A Matter of Gravity—Understanding How Plants Grow in Space
by Tom Rickey (Environmental Molecular Sciences Laboratory/Phys.Org) Last month a rocket thundered off a NASA launch pad in Virginia, destined for the International Space Station. Nestled among the 7,400 lbs. of supplies was a handful of seeds designed to open new windows into our knowledge of how plants grow in space – information that could lead to growing fresh food in space for people aboard the space station or producing biofuel on our own planet.
Lewis (Norman Lewis, a Washington State University scientist) is working with researchers at EMSL, the Environmental Molecular Sciences Laboratory, a Department of Energy Office of Science User Facility at Pacific Northwest National Laboratory. EMSL scientist Mary Lipton will lead the analysis of thousands of the plants’ proteins to understand how the plants grown in space compare to counterparts grown in identical conditions – except for the force of gravity – back at Kennedy Space Center in Cape Canaveral, Fla.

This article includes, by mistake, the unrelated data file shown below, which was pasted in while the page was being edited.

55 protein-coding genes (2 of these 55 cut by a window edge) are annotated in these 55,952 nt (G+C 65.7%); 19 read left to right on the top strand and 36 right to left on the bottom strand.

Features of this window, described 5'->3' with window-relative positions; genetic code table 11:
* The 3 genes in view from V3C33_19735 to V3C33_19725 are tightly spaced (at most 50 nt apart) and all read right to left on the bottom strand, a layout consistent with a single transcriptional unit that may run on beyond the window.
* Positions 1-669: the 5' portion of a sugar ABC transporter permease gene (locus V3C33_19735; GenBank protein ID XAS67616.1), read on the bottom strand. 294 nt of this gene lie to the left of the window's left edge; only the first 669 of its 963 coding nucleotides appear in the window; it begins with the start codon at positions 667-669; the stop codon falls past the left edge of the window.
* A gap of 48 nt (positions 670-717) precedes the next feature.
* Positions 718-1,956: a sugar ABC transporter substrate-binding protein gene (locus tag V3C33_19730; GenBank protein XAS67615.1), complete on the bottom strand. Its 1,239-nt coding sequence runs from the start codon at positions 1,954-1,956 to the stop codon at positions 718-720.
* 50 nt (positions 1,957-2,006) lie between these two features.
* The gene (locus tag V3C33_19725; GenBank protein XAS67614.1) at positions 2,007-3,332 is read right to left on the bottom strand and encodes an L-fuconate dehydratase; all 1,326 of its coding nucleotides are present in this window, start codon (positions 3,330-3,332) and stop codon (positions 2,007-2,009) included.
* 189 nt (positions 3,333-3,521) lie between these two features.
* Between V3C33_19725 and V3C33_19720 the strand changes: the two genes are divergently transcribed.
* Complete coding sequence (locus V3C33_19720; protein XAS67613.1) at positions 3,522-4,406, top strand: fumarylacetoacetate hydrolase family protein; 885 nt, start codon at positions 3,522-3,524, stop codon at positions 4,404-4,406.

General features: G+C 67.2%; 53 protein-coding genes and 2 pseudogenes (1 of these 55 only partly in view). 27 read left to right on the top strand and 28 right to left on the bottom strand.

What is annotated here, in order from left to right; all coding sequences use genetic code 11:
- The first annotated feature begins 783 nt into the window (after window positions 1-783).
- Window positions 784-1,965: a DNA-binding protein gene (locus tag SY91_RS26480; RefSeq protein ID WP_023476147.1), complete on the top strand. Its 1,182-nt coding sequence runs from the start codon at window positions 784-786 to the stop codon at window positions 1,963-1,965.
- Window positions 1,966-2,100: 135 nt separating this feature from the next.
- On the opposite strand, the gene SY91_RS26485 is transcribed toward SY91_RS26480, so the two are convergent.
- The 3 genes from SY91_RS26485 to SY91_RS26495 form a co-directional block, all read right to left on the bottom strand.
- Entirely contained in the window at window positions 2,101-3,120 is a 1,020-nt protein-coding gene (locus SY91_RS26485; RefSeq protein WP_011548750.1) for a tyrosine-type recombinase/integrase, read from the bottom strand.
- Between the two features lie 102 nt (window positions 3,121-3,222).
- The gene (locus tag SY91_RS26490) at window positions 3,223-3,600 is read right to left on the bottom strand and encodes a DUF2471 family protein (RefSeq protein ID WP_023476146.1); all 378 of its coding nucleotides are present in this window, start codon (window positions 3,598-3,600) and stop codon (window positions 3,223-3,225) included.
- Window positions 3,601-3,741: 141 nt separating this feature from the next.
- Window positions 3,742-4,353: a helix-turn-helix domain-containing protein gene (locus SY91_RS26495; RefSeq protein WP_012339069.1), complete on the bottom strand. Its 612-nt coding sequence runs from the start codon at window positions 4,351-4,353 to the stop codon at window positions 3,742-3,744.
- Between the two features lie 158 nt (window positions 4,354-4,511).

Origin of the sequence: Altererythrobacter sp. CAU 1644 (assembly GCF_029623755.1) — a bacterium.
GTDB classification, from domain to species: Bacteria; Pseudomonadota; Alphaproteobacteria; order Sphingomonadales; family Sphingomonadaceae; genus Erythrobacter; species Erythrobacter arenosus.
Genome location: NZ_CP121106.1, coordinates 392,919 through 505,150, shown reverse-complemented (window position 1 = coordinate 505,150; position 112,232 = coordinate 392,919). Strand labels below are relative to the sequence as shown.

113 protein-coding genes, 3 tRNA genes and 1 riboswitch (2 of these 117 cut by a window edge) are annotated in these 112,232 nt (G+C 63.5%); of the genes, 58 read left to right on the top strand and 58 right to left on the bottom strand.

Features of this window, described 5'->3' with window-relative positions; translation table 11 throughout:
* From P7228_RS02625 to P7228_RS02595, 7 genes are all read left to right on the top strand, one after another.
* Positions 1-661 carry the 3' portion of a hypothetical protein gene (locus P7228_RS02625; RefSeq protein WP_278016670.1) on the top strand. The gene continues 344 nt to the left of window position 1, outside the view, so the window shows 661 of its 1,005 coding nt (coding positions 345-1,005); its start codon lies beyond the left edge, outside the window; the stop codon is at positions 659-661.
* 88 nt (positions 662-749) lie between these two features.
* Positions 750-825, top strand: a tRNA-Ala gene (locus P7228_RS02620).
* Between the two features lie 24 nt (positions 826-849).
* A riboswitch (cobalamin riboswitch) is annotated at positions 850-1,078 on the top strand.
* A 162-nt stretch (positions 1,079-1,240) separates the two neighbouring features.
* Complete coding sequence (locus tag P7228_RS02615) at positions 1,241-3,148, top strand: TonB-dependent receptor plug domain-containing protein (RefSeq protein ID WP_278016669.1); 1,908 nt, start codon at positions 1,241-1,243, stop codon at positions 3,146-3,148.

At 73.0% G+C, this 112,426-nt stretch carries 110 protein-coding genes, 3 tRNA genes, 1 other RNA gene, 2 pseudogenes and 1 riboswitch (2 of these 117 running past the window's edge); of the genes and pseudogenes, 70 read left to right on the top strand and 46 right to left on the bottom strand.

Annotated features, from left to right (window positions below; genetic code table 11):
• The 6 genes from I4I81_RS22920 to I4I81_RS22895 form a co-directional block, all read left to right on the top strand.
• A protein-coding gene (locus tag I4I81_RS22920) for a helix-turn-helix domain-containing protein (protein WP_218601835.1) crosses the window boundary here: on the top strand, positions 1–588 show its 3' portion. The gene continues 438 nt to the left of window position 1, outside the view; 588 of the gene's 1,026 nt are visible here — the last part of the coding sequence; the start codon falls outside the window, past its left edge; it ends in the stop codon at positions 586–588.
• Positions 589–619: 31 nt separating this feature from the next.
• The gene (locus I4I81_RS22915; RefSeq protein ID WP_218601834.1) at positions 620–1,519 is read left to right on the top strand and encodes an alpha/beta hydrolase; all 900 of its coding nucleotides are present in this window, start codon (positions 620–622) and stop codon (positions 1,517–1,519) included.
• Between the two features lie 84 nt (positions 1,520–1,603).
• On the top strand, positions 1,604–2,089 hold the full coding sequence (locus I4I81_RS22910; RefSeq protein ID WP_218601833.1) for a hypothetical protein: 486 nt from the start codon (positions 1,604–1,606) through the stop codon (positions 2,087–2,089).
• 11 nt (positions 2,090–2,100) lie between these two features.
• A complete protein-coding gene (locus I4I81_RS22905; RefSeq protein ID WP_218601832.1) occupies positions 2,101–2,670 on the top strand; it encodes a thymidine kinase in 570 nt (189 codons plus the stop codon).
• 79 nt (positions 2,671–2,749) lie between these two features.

The focus is on the lignin, the tough plant wall substance that allows plants to defy gravity and grow upright. Scientists will study how the plants respond to the weightless conditions of the space station. For instance, will the plants still grow “up” even in a microgravity environment?
But the material, a literal wall within a plant, is also a barrier to researchers at EMSL and elsewhere trying to create new plant-based biofuels. Lignin makes plants resistant to chemical manipulation, to transformation into plant-based biofuels. Thus the interest in exploring the behavior of plants deficient in lignin for Earth-based, everyday living.
“Plants greatly reduced in lignin can still live and grow, but they’re not really strong enough to thrive under most conditions. They can’t really stand up on their own – it’s like having fewer bones in your body to keep you structurally intact. But under the conditions of microgravity, the plants might do just fine with less lignin,” said Lewis, a Regents professor at WSU’s Institute of Biological Chemistry.
Viable plants with less lignin offer many things. On Earth, less lignin translates to easier methods to extract useful energy from the plant. In space, if the plant’s energy can be directed away from creating amorphous lignin, perhaps more of the plant could be eaten – more food for astronauts on long-range missions and maybe more oxygen produced for astronauts to breathe. This would also make space-grown plants easier to recycle. READ MORE